No, what this feminine being lacked most was the very thing I was born into- an extreme taste for proper etiquette. An acute syndrome of civility pronounces you know exactly, nearly always, when and why and how to open your mouth, or in these days keep it shut. Should you not like the food, the bed, the heat, the stench of goat hides piled high at your feet at the street bleeding with flies having a buffet, or anything else along the way, well that is just part of the ride for your mental cavity to endure and not at all food for commentary by which your generous host should have to rearrange anything to make you — the wayward American girl — happy in her American ways in a land that is not America! For Jiminy Christmas sake, you chose to travel halfway around the world to another country, not to experience your own preferences but to simply experience. But, God help us all, no, not her.

Maybe it’s too harsh to say I wish she’d still been in Mumbai the night of the attacks like the rest of us. I think the direct scare would have done her some good. Though, in hindsight with this awful thought, I realize that would only have caused even more work for my sweet bridal friend. Undoubtedly, the focus would have been to drop all priority things related to the new husband and his family and care for this misguided woman. No, it is good she was already back to the US, while those of us in the city clamored to reach one another the first twenty-four attack hours, seeking confirmation we’d all survived, unlike the many who perished at another set of terrorist hands.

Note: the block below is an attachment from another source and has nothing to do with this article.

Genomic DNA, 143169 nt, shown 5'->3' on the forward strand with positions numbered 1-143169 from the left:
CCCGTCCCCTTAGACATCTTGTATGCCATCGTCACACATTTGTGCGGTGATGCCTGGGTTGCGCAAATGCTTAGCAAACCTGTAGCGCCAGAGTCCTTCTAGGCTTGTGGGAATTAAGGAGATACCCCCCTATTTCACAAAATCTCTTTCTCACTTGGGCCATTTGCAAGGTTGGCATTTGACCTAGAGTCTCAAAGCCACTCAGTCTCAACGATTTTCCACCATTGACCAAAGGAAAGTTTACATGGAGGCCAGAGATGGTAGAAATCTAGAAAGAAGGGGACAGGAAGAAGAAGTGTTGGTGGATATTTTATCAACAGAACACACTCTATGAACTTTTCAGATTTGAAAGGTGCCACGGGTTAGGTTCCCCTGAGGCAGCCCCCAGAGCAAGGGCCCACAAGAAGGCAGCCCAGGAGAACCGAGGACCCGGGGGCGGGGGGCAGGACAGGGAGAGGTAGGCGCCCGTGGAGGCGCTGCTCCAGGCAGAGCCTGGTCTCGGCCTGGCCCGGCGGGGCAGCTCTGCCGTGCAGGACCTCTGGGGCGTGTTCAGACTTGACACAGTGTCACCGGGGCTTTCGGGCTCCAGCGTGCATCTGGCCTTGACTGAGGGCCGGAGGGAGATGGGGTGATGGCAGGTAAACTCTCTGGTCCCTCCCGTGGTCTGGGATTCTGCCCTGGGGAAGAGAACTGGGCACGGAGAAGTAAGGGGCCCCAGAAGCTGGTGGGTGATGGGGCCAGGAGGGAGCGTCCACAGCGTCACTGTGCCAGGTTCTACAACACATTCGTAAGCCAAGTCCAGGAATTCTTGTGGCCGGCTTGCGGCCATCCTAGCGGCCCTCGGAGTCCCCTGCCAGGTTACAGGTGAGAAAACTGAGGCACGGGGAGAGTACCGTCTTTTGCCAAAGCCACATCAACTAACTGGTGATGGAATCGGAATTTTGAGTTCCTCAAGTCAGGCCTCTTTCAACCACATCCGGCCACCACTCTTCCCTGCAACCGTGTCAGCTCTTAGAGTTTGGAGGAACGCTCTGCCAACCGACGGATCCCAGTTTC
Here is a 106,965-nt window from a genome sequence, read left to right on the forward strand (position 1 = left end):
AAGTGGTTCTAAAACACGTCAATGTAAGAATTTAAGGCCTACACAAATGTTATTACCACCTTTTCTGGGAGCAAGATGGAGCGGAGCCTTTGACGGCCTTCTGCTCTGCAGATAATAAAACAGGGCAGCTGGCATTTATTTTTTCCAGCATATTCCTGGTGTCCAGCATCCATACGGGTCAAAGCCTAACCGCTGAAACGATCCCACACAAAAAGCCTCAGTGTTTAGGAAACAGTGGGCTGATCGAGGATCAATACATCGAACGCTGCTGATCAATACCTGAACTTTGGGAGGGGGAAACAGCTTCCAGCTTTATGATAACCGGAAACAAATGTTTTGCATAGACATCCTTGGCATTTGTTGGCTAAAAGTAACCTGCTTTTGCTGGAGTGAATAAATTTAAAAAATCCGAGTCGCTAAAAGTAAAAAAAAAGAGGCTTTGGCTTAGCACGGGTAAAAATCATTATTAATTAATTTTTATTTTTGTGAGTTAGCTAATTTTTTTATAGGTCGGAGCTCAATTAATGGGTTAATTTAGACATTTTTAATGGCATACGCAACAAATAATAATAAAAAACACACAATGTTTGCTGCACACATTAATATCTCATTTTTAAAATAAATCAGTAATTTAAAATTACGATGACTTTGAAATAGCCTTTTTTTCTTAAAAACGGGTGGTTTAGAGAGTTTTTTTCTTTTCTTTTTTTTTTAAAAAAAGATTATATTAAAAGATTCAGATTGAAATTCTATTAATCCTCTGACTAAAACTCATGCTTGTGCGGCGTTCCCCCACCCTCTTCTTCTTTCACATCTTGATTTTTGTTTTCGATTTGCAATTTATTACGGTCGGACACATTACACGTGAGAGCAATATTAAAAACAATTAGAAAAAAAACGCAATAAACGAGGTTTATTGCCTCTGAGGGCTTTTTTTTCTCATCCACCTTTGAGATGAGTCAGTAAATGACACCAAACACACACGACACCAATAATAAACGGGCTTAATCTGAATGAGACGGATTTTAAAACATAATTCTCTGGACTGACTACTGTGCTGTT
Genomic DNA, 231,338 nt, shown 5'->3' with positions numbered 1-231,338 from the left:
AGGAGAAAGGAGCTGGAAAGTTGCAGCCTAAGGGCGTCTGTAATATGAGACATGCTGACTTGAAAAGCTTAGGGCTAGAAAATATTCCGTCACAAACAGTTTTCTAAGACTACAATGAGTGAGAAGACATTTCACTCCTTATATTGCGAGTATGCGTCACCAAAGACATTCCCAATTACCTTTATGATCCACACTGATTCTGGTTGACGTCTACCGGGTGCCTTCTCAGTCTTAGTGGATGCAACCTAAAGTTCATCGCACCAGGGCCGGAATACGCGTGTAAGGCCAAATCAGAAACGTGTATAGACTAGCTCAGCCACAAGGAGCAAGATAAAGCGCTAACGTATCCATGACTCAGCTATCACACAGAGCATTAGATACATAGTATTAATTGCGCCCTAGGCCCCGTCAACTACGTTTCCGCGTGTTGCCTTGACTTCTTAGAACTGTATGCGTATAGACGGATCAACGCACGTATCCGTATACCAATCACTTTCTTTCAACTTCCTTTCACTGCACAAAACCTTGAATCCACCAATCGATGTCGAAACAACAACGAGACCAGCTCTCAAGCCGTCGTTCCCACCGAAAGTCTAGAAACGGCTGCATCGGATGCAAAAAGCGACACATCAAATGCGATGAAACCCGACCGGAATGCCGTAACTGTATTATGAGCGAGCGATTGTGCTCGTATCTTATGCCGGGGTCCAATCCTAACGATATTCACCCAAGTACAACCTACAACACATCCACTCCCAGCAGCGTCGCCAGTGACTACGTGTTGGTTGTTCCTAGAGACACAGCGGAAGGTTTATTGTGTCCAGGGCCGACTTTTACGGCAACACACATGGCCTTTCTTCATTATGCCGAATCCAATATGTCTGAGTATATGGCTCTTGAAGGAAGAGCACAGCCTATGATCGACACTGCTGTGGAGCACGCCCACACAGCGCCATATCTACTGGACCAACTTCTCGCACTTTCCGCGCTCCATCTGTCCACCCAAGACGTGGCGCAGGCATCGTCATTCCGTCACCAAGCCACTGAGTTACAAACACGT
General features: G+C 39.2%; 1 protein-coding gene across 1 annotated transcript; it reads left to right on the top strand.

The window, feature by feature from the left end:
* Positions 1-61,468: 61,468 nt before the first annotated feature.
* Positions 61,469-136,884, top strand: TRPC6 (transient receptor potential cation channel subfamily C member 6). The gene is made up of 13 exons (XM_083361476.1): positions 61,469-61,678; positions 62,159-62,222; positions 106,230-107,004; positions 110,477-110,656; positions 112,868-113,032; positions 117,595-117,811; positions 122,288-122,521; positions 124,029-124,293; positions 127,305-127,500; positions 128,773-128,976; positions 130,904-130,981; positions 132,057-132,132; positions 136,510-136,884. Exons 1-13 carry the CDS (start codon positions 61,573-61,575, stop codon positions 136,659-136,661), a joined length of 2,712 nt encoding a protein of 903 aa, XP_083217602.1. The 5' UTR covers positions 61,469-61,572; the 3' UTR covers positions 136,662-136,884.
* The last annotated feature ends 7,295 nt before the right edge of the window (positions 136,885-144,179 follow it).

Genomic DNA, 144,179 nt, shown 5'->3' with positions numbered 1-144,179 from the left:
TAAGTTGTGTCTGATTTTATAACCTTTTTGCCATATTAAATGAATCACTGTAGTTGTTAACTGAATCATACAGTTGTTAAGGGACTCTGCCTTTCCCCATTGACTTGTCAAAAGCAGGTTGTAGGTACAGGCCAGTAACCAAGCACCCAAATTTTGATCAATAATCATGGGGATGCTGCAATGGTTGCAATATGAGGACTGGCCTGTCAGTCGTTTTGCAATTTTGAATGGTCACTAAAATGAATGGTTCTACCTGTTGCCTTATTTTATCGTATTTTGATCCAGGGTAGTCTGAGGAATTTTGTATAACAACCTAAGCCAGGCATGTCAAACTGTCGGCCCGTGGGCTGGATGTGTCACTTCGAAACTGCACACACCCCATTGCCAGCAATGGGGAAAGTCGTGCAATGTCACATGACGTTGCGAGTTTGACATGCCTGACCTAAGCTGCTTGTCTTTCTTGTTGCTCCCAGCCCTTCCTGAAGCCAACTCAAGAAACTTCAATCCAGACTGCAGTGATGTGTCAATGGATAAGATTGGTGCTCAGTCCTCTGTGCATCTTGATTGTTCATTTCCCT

So, you see how my emotions may have gotten the best of me for a stretch these last weeks. There was the juvenile performance of some of my travel mates, the radical expression of some global extremist group, and then the usual tumult of things already captivating my headspace: “Braden, you don’t have any income presently and you don’t have a living space. You are mighty strong at making worldwide friends who you adore and want to continue meeting around the world, but unless you get it together none of your dreams are coming true sister! Oh yeah, and that guy you’re gonna see in soon- what are you really gonna do about all that? Can you handle that? Can he handle that for the sake of what limited amount you offer right now — a delicious romp, filled with compassion, joy, and love, but without commitment? I know you’ve talked to him about all this, but does he really get it? You’ve been down this road before. Just be wise. I love you.”